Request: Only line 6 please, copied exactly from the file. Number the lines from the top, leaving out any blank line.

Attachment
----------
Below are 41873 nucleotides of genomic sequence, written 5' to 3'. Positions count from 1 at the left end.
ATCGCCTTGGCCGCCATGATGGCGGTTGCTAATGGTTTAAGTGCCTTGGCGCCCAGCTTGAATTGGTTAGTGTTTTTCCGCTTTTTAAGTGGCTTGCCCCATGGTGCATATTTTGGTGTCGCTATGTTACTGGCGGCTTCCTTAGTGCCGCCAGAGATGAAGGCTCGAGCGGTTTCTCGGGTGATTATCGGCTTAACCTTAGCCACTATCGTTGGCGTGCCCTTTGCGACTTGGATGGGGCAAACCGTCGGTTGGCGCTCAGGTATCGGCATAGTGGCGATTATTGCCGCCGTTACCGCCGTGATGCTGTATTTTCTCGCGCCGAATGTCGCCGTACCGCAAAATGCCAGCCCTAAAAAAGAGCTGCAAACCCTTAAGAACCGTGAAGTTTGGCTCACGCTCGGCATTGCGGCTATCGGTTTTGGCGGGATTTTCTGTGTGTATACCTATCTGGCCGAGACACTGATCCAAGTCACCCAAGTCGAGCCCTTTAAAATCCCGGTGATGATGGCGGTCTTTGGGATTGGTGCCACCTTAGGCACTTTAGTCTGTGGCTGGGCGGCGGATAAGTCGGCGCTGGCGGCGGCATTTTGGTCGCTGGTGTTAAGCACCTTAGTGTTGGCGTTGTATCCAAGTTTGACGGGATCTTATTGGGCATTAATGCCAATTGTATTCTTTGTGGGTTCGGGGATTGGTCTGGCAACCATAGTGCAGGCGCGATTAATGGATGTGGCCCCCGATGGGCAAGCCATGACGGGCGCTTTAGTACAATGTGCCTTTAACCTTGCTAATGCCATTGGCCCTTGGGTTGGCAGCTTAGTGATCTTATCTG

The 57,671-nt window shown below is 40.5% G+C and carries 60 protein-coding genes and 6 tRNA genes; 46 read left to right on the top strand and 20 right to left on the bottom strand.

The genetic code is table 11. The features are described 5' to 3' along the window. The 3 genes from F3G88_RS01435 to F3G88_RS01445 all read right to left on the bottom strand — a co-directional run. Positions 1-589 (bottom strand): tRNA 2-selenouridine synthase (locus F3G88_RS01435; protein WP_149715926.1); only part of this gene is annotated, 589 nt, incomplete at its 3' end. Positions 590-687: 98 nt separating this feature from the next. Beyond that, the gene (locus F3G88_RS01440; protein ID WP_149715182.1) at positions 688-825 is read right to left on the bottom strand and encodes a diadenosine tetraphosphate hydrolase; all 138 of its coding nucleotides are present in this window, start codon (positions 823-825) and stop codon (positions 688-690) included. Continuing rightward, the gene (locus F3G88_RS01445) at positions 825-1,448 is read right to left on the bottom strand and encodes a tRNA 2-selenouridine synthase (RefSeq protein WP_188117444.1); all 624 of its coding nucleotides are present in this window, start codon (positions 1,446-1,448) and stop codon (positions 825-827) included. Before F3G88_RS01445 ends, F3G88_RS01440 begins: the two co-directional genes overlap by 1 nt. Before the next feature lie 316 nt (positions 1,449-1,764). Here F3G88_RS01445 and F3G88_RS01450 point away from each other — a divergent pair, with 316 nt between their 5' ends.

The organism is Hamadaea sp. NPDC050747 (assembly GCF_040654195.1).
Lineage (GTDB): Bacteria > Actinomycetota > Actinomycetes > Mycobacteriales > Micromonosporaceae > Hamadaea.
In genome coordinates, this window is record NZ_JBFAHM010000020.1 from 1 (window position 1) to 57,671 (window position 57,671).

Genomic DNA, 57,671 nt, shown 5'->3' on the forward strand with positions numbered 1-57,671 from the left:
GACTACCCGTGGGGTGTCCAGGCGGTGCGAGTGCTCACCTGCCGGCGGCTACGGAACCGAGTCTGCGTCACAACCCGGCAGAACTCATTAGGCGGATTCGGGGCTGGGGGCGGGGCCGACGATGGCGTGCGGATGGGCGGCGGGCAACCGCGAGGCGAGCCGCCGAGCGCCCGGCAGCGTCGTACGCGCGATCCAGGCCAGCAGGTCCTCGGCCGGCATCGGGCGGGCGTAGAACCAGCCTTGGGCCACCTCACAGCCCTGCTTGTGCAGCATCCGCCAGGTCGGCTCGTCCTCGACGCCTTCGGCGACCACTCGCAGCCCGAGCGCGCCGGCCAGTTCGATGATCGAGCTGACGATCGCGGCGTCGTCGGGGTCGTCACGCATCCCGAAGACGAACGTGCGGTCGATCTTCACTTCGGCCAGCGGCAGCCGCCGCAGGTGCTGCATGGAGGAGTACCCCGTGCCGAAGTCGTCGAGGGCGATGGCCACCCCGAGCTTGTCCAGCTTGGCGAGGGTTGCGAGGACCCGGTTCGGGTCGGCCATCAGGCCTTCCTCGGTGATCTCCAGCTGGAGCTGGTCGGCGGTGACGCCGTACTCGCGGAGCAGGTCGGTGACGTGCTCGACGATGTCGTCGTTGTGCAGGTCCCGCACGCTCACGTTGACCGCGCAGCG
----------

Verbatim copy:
Lineage (GTDB): Bacteria > Actinomycetota > Actinomycetes > Mycobacteriales > Micromonosporaceae > Hamadaea.